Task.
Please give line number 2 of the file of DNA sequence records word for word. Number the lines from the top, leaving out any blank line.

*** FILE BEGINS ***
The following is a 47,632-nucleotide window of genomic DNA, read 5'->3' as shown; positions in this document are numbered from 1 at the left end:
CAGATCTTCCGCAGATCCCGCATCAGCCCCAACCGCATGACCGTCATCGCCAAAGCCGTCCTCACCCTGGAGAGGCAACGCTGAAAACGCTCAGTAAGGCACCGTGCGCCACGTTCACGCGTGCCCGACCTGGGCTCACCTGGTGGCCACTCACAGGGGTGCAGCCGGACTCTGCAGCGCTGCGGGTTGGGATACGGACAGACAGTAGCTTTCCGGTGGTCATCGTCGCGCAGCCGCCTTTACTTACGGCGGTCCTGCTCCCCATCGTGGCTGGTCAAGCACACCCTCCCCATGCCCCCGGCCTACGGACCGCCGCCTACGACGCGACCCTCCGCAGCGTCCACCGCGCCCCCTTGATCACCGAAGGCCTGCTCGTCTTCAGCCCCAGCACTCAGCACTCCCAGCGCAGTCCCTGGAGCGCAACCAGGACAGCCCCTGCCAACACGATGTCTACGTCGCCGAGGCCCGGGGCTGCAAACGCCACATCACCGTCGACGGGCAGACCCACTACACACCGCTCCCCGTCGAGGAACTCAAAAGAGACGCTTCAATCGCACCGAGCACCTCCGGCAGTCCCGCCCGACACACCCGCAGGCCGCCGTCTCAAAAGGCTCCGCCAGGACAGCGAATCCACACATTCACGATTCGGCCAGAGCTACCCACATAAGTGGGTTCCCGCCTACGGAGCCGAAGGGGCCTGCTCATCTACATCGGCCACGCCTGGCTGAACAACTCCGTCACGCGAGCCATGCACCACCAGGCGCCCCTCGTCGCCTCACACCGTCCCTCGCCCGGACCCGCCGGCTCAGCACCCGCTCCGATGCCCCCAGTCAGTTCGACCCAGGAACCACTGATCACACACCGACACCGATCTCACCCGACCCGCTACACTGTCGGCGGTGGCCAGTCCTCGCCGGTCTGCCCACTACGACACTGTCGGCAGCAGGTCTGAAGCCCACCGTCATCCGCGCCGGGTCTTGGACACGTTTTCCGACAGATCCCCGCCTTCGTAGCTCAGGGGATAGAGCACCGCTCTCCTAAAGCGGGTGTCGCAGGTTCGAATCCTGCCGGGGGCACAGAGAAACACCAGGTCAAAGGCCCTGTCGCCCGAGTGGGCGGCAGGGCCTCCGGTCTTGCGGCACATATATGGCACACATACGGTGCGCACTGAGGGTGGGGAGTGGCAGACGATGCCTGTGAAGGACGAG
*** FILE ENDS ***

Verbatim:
CAGATCTTCCGCAGATCCCGCATCAGCCCCAACCGCATGACCGTCATCGCCAAAGCCGTCCTCACCCTGGAGAGGCAACGCTGAAAACGCTCAGTAAGGCACCGTGCGCCACGTTCACGCGTGCCCGACCTGGGCTCACCTGGTGGCCACTCACAGGGGTGCAGCCGGACTCTGCAGCGCTGCGGGTTGGGATACGGACAGACAGTAGCTTTCCGGTGGTCATCGTCGCGCAGCCGCCTTTACTTACGGCGGTCCTGCTCCCCATCGTGGCTGGTCAAGCACACCCTCCCCATGCCCCCGGCCTACGGACCGCCGCCTACGACGCGACCCTCCGCAGCGTCCACCGCGCCCCCTTGATCACCGAAGGCCTGCTCGTCTTCAGCCCCAGCACTCAGCACTCCCAGCGCAGTCCCTGGAGCGCAACCAGGACAGCCCCTGCCAACACGATGTCTACGTCGCCGAGGCCCGGGGCTGCAAACGCCACATCACCGTCGACGGGCAGACCCACTACACACCGCTCCCCGTCGAGGAACTCAAAAGAGACGCTTCAATCGCACCGAGCACCTCCGGCAGTCCCGCCCGACACACCCGCAGGCCGCCGTCTCAAAAGGCTCCGCCAGGACAGCGAATCCACACATTCACGATTCGGCCAGAGCTACCCACATAAGTGGGTTCCCGCCTACGGAGCCGAAGGGGCCTGCTCATCTACATCGGCCACGCCTGGCTGAACAACTCCGTCACGCGAGCCATGCACCACCAGGCGCCCCTCGTCGCCTCACACCGTCCCTCGCCCGGACCCGCCGGCTCAGCACCCGCTCCGATGCCCCCAGTCAGTTCGACCCAGGAACCACTGATCACACACCGACACCGATCTCACCCGACCCGCTACACTGTCGGCGGTGGCCAGTCCTCGCCGGTCTGCCCACTACGACACTGTCGGCAGCAGGTCTGAAGCCCACCGTCATCCGCGCCGGGTCTTGGACACGTTTTCCGACAGATCCCCGCCTTCGTAGCTCAGGGGATAGAGCACCGCTCTCCTAAAGCGGGTGTCGCAGGTTCGAATCCTGCCGGGGGCACAGAGAAACACCAGGTCAAAGGCCCTGTCGCCCGAGTGGGCGGCAGGGCCTCCGGTCTTGCGGCACATATATGGCACACATACGGTGCGCACTGAGGGTGGGGAGTGGCAGACGATGCCTGTGAAGGACGAG